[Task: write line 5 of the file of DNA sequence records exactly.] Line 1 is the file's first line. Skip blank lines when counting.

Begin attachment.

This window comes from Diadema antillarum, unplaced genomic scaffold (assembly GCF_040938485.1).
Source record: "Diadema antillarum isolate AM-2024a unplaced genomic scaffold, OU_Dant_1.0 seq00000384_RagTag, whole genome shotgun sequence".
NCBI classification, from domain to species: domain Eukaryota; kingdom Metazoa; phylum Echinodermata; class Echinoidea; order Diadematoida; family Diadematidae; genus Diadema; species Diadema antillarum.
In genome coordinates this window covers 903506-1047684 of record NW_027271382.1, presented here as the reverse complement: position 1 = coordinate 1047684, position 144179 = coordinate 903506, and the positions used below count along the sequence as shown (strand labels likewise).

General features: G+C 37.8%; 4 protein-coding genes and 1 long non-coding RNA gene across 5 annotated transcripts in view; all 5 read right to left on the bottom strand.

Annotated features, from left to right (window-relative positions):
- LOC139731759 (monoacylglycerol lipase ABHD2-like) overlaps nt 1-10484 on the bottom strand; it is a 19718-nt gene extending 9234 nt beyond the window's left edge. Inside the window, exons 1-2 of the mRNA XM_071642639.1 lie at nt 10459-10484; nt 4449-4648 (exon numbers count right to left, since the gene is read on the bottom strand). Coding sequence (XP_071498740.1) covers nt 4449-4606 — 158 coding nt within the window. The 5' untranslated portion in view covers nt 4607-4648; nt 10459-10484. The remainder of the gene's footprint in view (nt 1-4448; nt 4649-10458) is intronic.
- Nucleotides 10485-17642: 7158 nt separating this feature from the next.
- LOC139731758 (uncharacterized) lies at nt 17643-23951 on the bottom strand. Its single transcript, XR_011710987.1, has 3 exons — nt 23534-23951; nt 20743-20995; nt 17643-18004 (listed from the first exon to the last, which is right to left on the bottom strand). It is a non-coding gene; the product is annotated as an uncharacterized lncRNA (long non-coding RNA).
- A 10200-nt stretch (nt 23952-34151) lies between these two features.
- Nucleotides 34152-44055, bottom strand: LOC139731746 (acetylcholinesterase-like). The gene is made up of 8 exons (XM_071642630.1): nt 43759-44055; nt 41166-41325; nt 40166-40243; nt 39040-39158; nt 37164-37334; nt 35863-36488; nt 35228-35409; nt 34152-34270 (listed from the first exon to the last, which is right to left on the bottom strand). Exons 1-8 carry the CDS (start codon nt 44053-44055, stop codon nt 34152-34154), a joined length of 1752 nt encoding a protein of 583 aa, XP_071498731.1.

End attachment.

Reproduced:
General features: G+C 37.8%; 4 protein-coding genes and 1 long non-coding RNA gene across 5 annotated transcripts in view; all 5 read right to left on the bottom strand.